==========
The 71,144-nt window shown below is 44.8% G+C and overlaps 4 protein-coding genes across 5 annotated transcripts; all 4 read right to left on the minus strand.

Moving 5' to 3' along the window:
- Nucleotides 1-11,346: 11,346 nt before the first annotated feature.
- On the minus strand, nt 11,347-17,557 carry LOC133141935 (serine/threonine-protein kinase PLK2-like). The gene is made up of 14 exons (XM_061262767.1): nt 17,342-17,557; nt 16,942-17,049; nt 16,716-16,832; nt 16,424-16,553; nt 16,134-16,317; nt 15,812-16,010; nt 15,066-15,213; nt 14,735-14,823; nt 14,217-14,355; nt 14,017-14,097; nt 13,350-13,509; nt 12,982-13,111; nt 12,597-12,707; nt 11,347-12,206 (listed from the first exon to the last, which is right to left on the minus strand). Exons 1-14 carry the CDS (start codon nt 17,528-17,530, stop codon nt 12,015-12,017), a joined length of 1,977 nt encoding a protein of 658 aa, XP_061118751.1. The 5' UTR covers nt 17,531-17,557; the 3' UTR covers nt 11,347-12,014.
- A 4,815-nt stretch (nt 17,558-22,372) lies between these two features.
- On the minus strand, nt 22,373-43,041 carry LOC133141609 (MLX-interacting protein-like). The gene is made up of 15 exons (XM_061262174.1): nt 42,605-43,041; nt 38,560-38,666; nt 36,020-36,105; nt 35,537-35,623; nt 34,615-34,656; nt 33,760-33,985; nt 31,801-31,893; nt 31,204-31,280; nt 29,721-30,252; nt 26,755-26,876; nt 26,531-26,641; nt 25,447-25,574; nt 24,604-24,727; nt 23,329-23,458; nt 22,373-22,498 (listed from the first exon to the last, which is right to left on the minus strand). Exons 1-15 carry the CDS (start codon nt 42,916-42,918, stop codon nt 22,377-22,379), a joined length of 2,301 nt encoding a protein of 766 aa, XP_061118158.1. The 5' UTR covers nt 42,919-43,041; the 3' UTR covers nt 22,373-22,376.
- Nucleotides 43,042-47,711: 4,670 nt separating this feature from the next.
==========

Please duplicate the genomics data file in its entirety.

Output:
The 71,144-nt window shown below is 44.8% G+C and overlaps 4 protein-coding genes across 5 annotated transcripts; all 4 read right to left on the minus strand.

Moving 5' to 3' along the window:
- Nucleotides 1-11,346: 11,346 nt before the first annotated feature.
- On the minus strand, nt 11,347-17,557 carry LOC133141935 (serine/threonine-protein kinase PLK2-like). The gene is made up of 14 exons (XM_061262767.1): nt 17,342-17,557; nt 16,942-17,049; nt 16,716-16,832; nt 16,424-16,553; nt 16,134-16,317; nt 15,812-16,010; nt 15,066-15,213; nt 14,735-14,823; nt 14,217-14,355; nt 14,017-14,097; nt 13,350-13,509; nt 12,982-13,111; nt 12,597-12,707; nt 11,347-12,206 (listed from the first exon to the last, which is right to left on the minus strand). Exons 1-14 carry the CDS (start codon nt 17,528-17,530, stop codon nt 12,015-12,017), a joined length of 1,977 nt encoding a protein of 658 aa, XP_061118751.1. The 5' UTR covers nt 17,531-17,557; the 3' UTR covers nt 11,347-12,014.
- A 4,815-nt stretch (nt 17,558-22,372) lies between these two features.
- On the minus strand, nt 22,373-43,041 carry LOC133141609 (MLX-interacting protein-like). The gene is made up of 15 exons (XM_061262174.1): nt 42,605-43,041; nt 38,560-38,666; nt 36,020-36,105; nt 35,537-35,623; nt 34,615-34,656; nt 33,760-33,985; nt 31,801-31,893; nt 31,204-31,280; nt 29,721-30,252; nt 26,755-26,876; nt 26,531-26,641; nt 25,447-25,574; nt 24,604-24,727; nt 23,329-23,458; nt 22,373-22,498 (listed from the first exon to the last, which is right to left on the minus strand). Exons 1-15 carry the CDS (start codon nt 42,916-42,918, stop codon nt 22,377-22,379), a joined length of 2,301 nt encoding a protein of 766 aa, XP_061118158.1. The 5' UTR covers nt 42,919-43,041; the 3' UTR covers nt 22,373-22,376.
- Nucleotides 43,042-47,711: 4,670 nt separating this feature from the next.